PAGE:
Mariners 11, Red Sox 4: King Felix allowed two runs over seven and got a bunch of run support, including a home run from Raul Ibanez, who is giving me some hope as I sit here, five days away from my 40th birthday. Jon Lester’s one-run performance against San Diego last Wednesday now looks like a mere blip on an otherwise craptacular stretch of pitching.

Mets 4, Giants 3: A sixteen-inning, five-hour, twenty-six minute game in which the winning run scored on an error? Sounds absolutely riveting. Nine shutout innings from the Mets pen and nine earned run-free innings from the Giants pen is pretty impressive though. This was the fourth 15-inning (or more) game the Mets had played this year and their first win in said contests.

Doesn’t anyone want to sign Edwin Encarnacion?

TORONTO, ON - OCTOBER 19:  Edwin Encarnacion #10 of the Toronto Blue Jays reacts in the fifth inning against the Cleveland Indians during game five of the American League Championship Series at Rogers Centre on October 19, 2016 in Toronto, Canada.  (Photo by Vaughn Ridley/Getty Images)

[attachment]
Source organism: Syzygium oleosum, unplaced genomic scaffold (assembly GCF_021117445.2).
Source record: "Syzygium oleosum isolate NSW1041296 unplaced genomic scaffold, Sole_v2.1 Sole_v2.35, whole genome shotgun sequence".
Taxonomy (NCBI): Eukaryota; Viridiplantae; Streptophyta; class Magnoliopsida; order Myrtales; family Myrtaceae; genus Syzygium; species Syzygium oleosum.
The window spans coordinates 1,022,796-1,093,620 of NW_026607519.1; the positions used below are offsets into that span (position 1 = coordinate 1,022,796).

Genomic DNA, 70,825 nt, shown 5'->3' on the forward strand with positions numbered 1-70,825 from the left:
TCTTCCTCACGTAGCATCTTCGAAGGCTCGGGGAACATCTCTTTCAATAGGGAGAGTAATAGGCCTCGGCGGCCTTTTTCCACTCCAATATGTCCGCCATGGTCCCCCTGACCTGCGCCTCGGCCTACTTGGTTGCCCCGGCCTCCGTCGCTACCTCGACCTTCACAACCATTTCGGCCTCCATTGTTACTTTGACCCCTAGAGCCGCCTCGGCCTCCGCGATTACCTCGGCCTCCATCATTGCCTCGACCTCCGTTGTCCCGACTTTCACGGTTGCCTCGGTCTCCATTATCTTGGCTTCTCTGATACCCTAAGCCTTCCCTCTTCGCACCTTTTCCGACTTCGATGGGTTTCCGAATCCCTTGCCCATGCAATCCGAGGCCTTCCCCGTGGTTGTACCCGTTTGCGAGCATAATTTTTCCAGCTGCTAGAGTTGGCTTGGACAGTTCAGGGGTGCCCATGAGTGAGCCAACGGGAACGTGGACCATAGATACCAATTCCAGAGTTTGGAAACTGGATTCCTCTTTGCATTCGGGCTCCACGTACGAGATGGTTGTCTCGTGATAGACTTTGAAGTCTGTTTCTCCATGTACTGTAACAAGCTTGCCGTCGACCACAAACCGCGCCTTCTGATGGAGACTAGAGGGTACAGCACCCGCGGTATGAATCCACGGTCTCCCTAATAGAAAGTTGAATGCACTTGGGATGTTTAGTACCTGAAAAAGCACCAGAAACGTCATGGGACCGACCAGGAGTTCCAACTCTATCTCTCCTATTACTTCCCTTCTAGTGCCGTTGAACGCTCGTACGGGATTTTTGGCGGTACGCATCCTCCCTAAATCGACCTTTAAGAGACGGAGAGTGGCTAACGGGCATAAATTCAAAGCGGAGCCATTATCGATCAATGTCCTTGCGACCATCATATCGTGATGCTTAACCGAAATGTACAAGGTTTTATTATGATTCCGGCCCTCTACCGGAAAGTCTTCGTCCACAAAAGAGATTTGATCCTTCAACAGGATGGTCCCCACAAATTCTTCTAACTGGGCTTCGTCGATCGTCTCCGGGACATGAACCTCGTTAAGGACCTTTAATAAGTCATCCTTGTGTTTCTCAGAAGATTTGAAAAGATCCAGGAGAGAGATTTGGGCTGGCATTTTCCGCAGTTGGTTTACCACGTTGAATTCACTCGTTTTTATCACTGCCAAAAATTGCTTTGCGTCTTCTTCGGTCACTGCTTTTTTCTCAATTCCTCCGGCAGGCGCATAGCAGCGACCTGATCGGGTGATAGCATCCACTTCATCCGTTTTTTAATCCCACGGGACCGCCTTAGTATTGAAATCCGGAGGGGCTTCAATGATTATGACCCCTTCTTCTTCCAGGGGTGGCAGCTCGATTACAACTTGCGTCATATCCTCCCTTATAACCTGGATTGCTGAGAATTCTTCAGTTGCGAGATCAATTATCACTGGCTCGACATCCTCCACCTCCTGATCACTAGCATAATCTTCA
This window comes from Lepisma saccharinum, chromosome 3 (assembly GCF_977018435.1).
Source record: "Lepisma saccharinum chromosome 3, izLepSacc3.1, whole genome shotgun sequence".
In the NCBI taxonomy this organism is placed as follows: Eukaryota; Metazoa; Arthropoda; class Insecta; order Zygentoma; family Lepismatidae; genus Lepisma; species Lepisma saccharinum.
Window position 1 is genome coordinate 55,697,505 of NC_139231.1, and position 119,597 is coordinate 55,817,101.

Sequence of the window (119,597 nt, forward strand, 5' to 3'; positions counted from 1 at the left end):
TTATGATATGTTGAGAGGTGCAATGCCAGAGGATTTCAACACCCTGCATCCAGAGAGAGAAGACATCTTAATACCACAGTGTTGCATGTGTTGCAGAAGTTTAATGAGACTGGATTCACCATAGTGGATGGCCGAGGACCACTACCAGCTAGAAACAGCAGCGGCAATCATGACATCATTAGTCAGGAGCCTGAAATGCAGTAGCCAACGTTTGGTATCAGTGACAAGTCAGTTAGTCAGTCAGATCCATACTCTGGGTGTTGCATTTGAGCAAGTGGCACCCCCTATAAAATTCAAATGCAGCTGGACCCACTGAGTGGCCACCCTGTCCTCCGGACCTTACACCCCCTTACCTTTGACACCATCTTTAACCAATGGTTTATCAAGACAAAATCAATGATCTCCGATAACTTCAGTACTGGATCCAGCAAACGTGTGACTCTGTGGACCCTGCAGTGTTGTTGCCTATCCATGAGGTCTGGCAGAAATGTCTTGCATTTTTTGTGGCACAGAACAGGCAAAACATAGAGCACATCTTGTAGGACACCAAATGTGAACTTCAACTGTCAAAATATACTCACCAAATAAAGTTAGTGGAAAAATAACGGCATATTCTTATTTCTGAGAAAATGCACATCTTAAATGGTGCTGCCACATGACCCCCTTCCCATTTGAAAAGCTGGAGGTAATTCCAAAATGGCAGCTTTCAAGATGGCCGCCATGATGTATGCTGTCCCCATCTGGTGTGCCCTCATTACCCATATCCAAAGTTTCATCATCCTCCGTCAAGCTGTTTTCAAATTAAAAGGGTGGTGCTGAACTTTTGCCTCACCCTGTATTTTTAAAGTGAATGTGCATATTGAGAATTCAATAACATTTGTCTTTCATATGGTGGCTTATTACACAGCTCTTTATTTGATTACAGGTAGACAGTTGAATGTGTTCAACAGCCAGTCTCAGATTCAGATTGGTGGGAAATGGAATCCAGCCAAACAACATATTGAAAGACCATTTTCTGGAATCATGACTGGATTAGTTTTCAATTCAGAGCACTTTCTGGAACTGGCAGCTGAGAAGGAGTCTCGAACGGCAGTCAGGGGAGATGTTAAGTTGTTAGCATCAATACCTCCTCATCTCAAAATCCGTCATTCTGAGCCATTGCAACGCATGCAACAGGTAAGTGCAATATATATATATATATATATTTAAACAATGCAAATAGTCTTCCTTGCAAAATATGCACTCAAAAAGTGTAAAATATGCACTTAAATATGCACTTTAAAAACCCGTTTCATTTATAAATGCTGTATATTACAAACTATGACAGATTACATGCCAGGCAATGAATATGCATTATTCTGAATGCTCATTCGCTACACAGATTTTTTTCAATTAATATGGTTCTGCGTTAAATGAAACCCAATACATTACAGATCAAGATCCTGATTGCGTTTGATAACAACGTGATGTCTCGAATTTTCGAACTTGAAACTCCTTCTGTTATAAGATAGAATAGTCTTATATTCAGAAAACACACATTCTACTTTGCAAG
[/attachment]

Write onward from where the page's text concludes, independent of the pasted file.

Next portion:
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OXON HILL, MD — Edwin Encarnacion began the offseason as, arguably, the second most desirable free agent on the market. As the Winter Meetings approach their end, however, he is a man without a team. And may not have a team any time soon.

Many teams have been rumored to be checking in on Encarnacion, but the defining trait of his free agency thus far has been clubs taking a pass. The most recent one being the Rangers, who are reported to simply not have the money to sign him, despite him filling a clear offensive need in Texas. Maybe the Rangers would be more competitive on the free agent market if they had a new stadium. Who knows?